Page 9 - Linkline Summer 2018
P. 9

9/11: Crisis Management from a Canadian Perspective
On Tuesday 01 May, the Honourable David Collenette, PC, LLD, FCILT, spoke to CILT Members and Stakeholders about his time as Minister for Transport during one of the most traumatic days of the 21st Century to date, the 9/11 attacks on the USA. The event held in the Grand Canal Hotel in Dublin was organised by Head Office and by invitation from Mr Finbarr Cleary Vice President of CILT International.
 Faced with American airspace being closed due to terror attacks in New York and Washington, Mr Collenette had to choose how and where to react to accommodate or redirect the more than 500 aircraft that were incoming over the Atlantic Ocean  The resolution of the crisis has become a benchmark in crisis management and the power and benefit of clear, concise communication and decision making  Mr Collenette kindly spoke to Linkline before his presentation 
Looking back on the landmark, and tragic, events of September 11, 2001 is something which David Collenette has done many times since that fateful day  Although time, and subsequent events, can colour the recollections of that day amongst those who viewed from afar or were not directly affected, for those who were confronted with the fallout of this mass terrorist attack, the reality is the only story there is to tell  “The facts are the facts, and it’s the same story I’ve been telling clients, businesses and conferences over the past 17 years,” says Mr Collenette 
At 08:46am on a crisp clear Tuesday morning, hijacked American Airlines Flight 11 slammed into floors 93 to 99 of the North Tower of the World Trade Centre in New York City  At 09:03am, hijacked United Airlines Flight 175 crashed into floors 77 to 85 of the South Tower of the World Trade Centre  At 09:37am, American Airlines flight 77 is crashed into the Pentagon in Washington  At 09:42am, the American Federal Aviation Authority orders all flights to land and prohibits any departures  American airspace is now closed  These attacks claimed the lives of 2,996 people, including the terrorists responsible 
Many miles to the north, shortly after 9am, in Montreal, Canadian Transport Minister David Collenette was delivering the keynote speech to a conference of international airport executives  He noticed the previously attentive room was becoming slightly restless, as a note was passed onto his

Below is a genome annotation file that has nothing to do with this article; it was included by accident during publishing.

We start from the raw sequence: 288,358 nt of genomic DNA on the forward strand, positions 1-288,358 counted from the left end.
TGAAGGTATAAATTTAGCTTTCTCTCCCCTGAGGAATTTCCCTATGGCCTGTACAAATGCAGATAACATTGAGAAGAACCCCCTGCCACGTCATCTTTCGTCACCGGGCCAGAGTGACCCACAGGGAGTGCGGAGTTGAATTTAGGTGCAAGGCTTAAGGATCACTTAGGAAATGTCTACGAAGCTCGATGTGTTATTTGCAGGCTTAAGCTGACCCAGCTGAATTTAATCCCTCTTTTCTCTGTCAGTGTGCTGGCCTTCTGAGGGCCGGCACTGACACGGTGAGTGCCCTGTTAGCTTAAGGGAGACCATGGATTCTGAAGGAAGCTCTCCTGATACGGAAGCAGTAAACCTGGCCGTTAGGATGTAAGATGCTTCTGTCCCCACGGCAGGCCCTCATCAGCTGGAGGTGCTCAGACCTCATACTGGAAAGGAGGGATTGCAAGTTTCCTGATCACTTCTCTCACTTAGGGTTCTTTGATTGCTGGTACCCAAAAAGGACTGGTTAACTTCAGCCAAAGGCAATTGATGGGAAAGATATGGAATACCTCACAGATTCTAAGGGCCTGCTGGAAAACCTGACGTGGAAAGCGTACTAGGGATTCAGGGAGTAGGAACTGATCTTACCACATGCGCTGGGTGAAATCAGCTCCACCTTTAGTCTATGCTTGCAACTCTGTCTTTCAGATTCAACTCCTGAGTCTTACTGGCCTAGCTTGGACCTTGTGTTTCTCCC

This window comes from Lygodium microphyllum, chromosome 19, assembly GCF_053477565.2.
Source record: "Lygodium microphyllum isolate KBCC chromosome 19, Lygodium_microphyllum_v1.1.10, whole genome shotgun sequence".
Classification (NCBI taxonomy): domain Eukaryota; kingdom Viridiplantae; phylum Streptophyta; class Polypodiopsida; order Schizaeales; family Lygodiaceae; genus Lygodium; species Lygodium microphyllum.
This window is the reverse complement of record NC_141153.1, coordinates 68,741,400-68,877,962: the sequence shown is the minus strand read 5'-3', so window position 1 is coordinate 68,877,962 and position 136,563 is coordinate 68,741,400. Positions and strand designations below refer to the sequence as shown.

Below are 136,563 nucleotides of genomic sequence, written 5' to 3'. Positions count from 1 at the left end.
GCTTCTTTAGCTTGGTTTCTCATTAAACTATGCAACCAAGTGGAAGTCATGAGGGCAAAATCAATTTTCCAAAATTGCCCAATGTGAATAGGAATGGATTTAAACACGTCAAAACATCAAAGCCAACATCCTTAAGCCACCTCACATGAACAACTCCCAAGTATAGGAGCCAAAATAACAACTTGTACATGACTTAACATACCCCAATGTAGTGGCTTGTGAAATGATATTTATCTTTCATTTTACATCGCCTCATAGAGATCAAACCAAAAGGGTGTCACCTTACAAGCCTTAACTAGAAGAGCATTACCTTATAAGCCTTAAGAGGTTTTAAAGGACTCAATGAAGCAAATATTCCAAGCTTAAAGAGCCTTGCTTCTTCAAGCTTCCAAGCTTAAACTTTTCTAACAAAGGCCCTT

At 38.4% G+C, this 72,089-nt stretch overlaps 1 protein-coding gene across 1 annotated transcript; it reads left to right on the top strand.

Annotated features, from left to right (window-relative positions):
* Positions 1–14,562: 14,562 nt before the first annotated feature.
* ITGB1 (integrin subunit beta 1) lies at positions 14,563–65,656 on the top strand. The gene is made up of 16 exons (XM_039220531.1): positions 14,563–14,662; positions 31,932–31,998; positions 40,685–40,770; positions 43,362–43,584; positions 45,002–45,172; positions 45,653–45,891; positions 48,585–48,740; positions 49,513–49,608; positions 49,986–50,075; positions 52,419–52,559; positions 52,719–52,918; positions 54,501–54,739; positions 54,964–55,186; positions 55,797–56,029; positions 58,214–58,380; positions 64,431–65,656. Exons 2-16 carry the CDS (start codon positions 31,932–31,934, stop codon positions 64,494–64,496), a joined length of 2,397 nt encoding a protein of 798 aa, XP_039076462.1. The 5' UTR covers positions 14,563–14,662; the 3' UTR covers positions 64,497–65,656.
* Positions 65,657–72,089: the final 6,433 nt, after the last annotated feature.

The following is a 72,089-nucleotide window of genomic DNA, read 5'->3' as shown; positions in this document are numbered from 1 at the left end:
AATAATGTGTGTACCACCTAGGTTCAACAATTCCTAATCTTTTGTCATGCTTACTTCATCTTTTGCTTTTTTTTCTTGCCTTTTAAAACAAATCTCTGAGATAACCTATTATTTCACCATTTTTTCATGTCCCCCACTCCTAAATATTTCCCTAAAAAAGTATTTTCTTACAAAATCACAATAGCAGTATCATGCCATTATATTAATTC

David Collenette
lectern by an assistant  The note read simply; “Wind up your speech  There has been a tragedy ” The note included an instruction to avoid the media and to speak to his Assistant Deputy Minister asap, which he did, discovering the extent of what was occurring in the United States  “Immediately I sensed some type of terrorist attack had occurred,” he said  “Passenger jets do not just crash into tall buildings if they are in trouble  There are all kinds of emergency procedures for pilots in those situations, landing at the nearest airport or even ditching into the Atlantic ”
Leaving the conference, Mr Collenette was besieged by the media, to which he gave an impromptu press scrum which was, as he says, “one of the most incoherent of my career  I groped for words because I did not have the facts ” As Mr Collenette and his staff agreed to head back to the Canadian Capital, Ottawa, more facts were emerging about the attack on the Pentagon and the crashing of United Airlines Flight 93 into a field in Pennsylvania, an event which was later revealed as a heroic, but ultimately doomed, attempt by passengers and crew to wrestle control of the plane from the hijackers  While the plane crashed, killing all onboard, the actions of the passengers and crew undoubtedly saved countless lives on the ground, as the plane was destined for heart of Washington DC 
   L-R: Derek Bothwell, Eugene McNamee, Helen Noble, David Collen- ette, John Burke, and Finbarr Cleary
 The Chartered Institute of Logistics & Transport 9

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